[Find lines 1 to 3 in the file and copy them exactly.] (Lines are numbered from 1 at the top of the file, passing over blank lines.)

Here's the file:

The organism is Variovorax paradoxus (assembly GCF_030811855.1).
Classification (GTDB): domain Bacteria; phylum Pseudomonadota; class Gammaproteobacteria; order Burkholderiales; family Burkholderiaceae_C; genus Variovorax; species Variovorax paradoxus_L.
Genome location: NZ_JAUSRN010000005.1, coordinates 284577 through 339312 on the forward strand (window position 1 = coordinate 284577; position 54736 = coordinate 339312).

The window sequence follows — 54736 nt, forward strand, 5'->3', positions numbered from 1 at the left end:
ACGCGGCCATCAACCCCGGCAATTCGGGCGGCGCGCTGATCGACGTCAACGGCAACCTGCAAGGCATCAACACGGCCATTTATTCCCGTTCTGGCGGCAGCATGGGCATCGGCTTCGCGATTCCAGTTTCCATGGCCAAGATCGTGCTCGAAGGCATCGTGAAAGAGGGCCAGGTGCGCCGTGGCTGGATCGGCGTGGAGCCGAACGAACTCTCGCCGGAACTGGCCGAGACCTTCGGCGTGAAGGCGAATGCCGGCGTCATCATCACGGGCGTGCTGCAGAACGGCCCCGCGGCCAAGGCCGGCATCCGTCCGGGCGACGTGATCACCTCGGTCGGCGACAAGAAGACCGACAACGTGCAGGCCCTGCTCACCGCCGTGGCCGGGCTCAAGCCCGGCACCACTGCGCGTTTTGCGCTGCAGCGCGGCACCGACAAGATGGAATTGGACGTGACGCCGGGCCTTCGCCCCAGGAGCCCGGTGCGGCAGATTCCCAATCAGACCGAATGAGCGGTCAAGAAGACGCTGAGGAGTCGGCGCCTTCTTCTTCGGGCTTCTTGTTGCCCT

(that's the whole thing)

The organism is Variovorax paradoxus (assembly GCF_030811855.1).
Classification (GTDB): domain Bacteria; phylum Pseudomonadota; class Gammaproteobacteria; order Burkholderiales; family Burkholderiaceae_C; genus Variovorax; species Variovorax paradoxus_L.
Genome location: NZ_JAUSRN010000005.1, coordinates 284577 through 339312 on the forward strand (window position 1 = coordinate 284577; position 54736 = coordinate 339312).